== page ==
But Godfrey & Kahn’s Arthur J. Harrington expects it to be an innovative and beneficial one.
In March, the Milwaukee-based law firm was the first in the state to apply for membership in the DNR’s Green Tier program, which is designed to recognize companies committed to exemplary environmental performance.
While many of the 36 participants in Tier 1 of the program are product-based companies, such as Holsum Dairies LLC and Frito-Lay Beloit, Harrington said there is an opportunity for service organizations like law firms to benefit.
“The big issue is how do you distinguish your firm when you are competing with five or six other large firms in the state?” Harrington said. “I think clients who have that environmental focus are looking at what their service provider is doing, and we want to be in a position to look at those opportunities.”
While the program is voluntary and there is no application cost, admission requires more than cutting back on a few copies and turning off the lights at night.
DNR Environmental Policy specialist Thomas Eggert said the focus goes beyond compliance and requires companies to implement an Environmental Management System (EMS), which is essentially a detailed checklist of goals, within one year.
For Godfrey & Kahn, that includes an assurance that employees are on board with the concept.
“Can you in some way encourage partners to purchase hybrid cars?” asked Eggert. “Or can you get a law firm to print on both sides of paper? Lawyers don’t like doing that.”
If the firm is accepted into the program, the DNR will conduct annual progress evaluations to include an assessment of the client’s environmental policies.
Harrington, who is a member of the Green Tier Advisory Board, admitted that there is some risk associated with the firm’s commitment to the program and it’s often easy to “walk the walk, but not talk the talk.”
The firm established a Green Office Policy in 2007, which included a conversion to Energy Star-rated office equipment and paperless fax machines that save an electronic copy of the document, but he said the new program will require a more regimented approach.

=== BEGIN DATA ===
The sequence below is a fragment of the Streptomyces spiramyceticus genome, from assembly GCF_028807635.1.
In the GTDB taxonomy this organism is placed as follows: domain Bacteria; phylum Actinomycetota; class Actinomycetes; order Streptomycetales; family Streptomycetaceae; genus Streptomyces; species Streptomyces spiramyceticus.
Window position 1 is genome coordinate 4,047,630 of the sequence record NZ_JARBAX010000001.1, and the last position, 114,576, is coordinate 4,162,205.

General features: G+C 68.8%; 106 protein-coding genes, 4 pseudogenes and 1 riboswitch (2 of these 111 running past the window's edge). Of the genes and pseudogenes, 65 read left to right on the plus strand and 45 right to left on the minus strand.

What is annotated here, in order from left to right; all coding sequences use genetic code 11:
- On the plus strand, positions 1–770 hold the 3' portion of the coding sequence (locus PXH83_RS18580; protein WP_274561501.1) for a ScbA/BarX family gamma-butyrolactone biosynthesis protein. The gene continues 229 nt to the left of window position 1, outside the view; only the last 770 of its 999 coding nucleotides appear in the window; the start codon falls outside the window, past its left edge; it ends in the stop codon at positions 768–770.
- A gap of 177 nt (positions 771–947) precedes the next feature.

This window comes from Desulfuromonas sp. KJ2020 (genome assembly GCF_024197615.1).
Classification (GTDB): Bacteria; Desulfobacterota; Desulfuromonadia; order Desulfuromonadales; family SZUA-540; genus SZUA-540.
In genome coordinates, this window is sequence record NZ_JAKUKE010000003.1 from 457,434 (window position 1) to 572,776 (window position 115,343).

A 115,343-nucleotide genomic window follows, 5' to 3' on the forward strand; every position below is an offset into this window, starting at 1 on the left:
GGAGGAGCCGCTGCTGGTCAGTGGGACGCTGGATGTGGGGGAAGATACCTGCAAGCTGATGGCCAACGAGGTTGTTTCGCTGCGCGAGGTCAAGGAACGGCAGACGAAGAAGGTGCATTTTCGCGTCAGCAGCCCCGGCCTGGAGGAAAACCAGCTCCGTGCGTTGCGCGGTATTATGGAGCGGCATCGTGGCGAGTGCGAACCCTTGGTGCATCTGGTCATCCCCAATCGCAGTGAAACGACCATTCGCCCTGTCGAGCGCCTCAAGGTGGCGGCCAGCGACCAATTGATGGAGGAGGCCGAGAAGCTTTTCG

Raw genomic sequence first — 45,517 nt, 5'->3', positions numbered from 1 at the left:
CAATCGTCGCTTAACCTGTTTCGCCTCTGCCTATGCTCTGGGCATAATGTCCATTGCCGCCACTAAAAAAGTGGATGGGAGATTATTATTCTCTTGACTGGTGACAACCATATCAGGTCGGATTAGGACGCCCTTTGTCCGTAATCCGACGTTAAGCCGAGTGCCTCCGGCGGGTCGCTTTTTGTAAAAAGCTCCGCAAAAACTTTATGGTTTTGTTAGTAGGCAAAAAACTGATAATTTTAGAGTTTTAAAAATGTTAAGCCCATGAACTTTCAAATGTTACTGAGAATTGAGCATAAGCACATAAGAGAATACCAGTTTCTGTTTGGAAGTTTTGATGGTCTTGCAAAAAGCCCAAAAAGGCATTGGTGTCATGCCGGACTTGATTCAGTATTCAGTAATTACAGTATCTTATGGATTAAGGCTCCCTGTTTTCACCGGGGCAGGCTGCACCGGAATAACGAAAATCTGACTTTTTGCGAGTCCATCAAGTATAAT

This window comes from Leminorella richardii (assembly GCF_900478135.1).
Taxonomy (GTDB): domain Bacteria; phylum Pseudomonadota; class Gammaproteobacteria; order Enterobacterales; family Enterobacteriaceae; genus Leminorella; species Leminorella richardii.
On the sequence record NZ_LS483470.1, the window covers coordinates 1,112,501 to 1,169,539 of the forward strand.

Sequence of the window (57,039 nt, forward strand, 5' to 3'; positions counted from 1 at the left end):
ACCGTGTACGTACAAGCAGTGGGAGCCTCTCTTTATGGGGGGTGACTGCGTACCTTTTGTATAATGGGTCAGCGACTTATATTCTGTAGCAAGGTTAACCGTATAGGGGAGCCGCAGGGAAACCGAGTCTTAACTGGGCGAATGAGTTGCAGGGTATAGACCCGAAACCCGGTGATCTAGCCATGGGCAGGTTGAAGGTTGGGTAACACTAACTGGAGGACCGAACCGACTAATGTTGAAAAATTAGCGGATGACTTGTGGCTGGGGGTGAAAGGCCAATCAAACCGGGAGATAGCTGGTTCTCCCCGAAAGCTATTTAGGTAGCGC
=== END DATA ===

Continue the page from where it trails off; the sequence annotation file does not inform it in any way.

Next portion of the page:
One possibility is metering energy usage on a floor-by-floor basis and charting those figures to establish benchmarks for the future.
The firm’s Green Office Committee also plans to track the number of paper copies produced, cases of paper ordered per month and energy-efficient light bulb usage.
In addition, the committee plans to research a prospective new location in an energy-efficient office building.
“The biggest cost on something like this is people time spent by meeting, implementation and approval of all these things and then oversight to make sure the practices are being followed,” Harrington said.
But he said the potential rewards are worth the effort.
Several national and international companies based in Wisconsin have strengthened their environmental policies and are increasingly looking for service providers that share the same “green” philosophy.
“I suspect that a number of law firms are scrambling to find out what they need to do,” Eggert said.
Harrington added that new attorneys are also expressing an interest in working for a firm that is environmentally conscious.
“It’s has really become a benefit in hiring,” he said.
Madison-based Axley Brynelson is researching the program, but the firm’s green initiatives leader, attorney Paul D. Curtis, said it’s not something they are pursuing at the moment.
He said it is simply a matter of weighing the costs of implementing a firm-wide environmental policy versus the benefit for the mid-size firm.
“I don’t doubt other firms looking into it,” he said. “But initially, it’s going to cost firms money and that’s the tough sell to partners.”
Curtis said it also takes time to change the mindset of attorneys who are used to doing things a certain way.
“Some people are unwilling to take that extra step,” he said. “Green is so new and it’s a slow process to train and change the way people think.”
Jack Zemlicka can be reached at firstname.lastname@example.org.